‘Brick signing’ marks beginnings of new Huber Heights library

The Brandt Pike location will be the final piece of a decade-long project funded by a 2012 tax levy

HUBER HEIGHTS — City officials, library leaders, residents and other stakeholders endured the area’s first major heat wave of the year Tuesday afternoon to commemorate the groundbreaking for the Dayton Metro Library’s new Huber Heights branch.

The 27,000-square-foot building, which will be the second-largest branch in the Dayton Metro Library system next to the Northwest branch, is the last structure that will be built with money from a $187 million bond levy passed by voters in 2012.

Attendees at Tuesday’s event had the opportunity to sign their names on bricks that will be used in the construction of the new Brandt Pike location.

“We’re here today to celebrate the construction of the new Huber Heights branch library, which is the capstone project of the Libraries for a Smarter Future systemwide facilities upgrade,” said Dayton Metro Library Executive Director Jeffrey Trzeciak, who thanked the voters for making the new “state of the art” libraries possible.

“I know you had to wait patiently while we found the right location for this particular branch, and we did,” Trzeciak said. “The site is going to be more visible and more easily accessible for our patrons and we’re pleased to be an anchor in the redevelopment of this priority area in the city of Huber Heights.”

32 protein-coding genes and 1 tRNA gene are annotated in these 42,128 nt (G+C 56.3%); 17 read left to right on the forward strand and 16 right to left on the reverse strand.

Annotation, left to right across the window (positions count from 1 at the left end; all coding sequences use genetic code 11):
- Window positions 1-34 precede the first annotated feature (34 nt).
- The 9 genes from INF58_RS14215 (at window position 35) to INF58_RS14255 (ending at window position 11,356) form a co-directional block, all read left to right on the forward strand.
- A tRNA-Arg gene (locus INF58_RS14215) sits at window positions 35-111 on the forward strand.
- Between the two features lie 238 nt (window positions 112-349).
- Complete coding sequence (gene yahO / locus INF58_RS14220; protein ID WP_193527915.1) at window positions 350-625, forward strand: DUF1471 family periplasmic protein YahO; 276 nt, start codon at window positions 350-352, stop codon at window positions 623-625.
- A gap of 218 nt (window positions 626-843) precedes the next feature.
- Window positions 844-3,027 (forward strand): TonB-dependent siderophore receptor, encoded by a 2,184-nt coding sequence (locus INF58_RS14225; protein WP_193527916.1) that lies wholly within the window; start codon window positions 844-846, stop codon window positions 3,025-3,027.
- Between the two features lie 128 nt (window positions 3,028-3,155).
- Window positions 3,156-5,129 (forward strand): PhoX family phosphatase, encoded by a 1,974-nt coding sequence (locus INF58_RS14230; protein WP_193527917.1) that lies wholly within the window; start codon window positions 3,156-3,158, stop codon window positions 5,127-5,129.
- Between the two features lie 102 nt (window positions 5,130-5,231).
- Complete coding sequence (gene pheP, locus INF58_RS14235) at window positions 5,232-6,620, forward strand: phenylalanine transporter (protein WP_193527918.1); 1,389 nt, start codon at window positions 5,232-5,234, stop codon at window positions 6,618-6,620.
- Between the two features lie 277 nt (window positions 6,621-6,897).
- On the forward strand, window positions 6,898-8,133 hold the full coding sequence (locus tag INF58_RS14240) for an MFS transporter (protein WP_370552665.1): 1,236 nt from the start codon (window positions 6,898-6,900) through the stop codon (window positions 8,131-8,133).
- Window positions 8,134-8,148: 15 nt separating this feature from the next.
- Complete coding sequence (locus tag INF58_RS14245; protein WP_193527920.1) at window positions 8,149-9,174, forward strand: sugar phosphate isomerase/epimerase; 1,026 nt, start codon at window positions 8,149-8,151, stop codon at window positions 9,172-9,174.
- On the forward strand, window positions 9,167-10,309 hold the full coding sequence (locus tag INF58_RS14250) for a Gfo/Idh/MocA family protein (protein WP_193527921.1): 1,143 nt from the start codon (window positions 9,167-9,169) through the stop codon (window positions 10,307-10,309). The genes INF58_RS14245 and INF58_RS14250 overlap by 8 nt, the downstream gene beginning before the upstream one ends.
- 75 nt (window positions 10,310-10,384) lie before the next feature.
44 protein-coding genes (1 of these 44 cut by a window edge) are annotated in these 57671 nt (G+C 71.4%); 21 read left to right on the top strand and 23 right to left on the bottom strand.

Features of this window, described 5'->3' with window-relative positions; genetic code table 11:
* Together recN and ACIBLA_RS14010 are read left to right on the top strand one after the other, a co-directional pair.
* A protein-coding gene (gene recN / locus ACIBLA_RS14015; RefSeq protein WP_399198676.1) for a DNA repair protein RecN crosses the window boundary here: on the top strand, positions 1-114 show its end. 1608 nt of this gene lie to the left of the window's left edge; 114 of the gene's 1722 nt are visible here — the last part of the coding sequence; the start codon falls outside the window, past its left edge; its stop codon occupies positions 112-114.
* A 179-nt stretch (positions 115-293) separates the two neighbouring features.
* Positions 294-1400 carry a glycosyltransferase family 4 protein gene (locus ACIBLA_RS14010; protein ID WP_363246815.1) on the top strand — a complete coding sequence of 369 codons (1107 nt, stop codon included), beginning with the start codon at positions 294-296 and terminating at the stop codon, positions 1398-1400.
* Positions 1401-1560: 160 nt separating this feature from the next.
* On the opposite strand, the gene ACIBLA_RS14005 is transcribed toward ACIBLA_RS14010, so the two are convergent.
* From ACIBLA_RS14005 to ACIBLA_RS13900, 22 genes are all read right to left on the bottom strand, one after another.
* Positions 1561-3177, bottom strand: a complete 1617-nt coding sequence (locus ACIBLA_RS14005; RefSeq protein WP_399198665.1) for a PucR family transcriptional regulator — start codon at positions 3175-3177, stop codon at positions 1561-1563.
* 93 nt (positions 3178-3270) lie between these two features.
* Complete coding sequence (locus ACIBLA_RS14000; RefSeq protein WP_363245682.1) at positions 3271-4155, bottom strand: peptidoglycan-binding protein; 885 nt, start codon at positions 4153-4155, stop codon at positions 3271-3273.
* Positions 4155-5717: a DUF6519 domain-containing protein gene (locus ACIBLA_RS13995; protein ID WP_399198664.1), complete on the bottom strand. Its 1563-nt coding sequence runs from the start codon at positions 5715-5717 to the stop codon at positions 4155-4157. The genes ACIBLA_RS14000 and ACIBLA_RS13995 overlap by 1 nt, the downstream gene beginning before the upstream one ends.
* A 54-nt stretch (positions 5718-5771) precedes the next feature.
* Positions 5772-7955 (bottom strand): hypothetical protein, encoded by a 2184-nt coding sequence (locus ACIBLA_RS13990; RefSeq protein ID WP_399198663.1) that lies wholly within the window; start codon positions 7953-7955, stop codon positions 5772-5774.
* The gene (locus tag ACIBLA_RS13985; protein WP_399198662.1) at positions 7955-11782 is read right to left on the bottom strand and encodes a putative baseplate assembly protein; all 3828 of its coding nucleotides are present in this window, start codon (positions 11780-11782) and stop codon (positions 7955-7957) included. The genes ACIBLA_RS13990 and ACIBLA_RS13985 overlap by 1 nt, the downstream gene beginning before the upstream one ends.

This library will be one piece of a construction boom around the former Marian Meadows shopping center just north of Fishburg Road. A new senior center and a $40 million housing development are both in the works around that property.

The Huber Heights branch will have a variety of meeting rooms and program spaces, including a large community room with both before- and after-hours access, Trzeciak said, along with a conference room, seven study rooms, an enclosed quiet reading room, a children’s area, dedicated teen space, and an area for “casual gatherings.”

“They saved the best for last,” Huber Heights Mayor Jeff Gore said Tuesday before highlighting the new library’s inclusion in the city’s Brandt Pike efforts.

“The Brandt Pike revitalization project has been a very key focus point for myself and city council for many, many years,” Gore said. “With the library planning the final stages of getting the last library here, we knew location was extremely important, and it just became this perfect marriage that the city would invest the dollars to acquire this space to make sure that the library had a location that they didn’t just want to be at, but where they were excited to be.”

The Dayton Metro Library system consists of the main library on East Third Street in downtown Dayton and 16 branches, including the soon-to-be built Huber Heights building, which is estimated to be completed in spring 2023.

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